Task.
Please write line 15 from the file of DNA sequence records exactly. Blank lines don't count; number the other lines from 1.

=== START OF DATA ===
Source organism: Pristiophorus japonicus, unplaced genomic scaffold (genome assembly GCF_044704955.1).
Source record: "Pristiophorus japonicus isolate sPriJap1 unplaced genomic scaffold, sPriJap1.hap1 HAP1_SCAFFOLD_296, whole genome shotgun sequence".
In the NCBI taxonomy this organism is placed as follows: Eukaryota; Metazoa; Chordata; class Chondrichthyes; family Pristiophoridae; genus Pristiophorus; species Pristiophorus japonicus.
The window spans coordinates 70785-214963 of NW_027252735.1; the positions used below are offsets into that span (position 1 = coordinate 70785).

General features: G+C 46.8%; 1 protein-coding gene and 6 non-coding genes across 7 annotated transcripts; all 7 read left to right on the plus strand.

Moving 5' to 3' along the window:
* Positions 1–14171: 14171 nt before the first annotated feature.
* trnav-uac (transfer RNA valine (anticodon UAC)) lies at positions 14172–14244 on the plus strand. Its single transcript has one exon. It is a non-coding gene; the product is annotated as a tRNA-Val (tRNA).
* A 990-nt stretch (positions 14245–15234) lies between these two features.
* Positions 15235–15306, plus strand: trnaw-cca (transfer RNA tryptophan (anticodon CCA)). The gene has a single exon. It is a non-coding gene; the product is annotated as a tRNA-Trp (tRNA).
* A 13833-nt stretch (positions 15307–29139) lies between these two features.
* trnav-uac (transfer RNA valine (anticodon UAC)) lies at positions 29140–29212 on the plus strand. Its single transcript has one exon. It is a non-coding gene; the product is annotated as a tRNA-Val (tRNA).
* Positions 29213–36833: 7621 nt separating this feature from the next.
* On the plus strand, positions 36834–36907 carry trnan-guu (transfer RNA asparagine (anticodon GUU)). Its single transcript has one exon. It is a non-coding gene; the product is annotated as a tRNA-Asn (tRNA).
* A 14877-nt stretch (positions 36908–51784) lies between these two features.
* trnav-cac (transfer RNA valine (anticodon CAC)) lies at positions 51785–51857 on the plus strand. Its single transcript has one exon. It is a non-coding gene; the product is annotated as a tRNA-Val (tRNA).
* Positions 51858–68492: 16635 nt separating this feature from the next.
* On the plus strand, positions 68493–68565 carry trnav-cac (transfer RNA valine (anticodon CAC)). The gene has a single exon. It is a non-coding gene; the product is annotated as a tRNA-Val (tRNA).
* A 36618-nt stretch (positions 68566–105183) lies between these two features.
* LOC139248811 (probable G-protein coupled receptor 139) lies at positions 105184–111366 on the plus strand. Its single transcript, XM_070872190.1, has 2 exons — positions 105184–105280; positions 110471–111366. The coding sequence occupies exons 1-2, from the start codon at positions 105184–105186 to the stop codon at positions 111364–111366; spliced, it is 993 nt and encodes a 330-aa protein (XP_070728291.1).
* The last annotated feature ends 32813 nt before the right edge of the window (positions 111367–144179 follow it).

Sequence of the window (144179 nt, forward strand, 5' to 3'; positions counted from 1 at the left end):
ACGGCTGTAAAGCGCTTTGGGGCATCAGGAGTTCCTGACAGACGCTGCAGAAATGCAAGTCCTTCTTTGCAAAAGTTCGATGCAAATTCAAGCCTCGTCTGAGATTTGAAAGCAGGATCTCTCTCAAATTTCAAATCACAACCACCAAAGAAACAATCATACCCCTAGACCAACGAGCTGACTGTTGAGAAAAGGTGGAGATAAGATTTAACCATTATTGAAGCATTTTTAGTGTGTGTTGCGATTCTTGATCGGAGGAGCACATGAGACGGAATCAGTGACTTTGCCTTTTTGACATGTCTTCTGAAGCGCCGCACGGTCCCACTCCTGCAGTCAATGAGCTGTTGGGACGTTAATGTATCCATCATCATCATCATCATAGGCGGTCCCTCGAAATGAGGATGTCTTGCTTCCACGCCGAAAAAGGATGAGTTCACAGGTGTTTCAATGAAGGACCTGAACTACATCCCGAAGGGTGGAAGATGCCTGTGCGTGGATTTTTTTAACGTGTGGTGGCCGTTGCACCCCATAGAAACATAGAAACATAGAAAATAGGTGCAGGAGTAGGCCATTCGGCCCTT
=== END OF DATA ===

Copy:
* A 14877-nt stretch (positions 36908–51784) lies between these two features.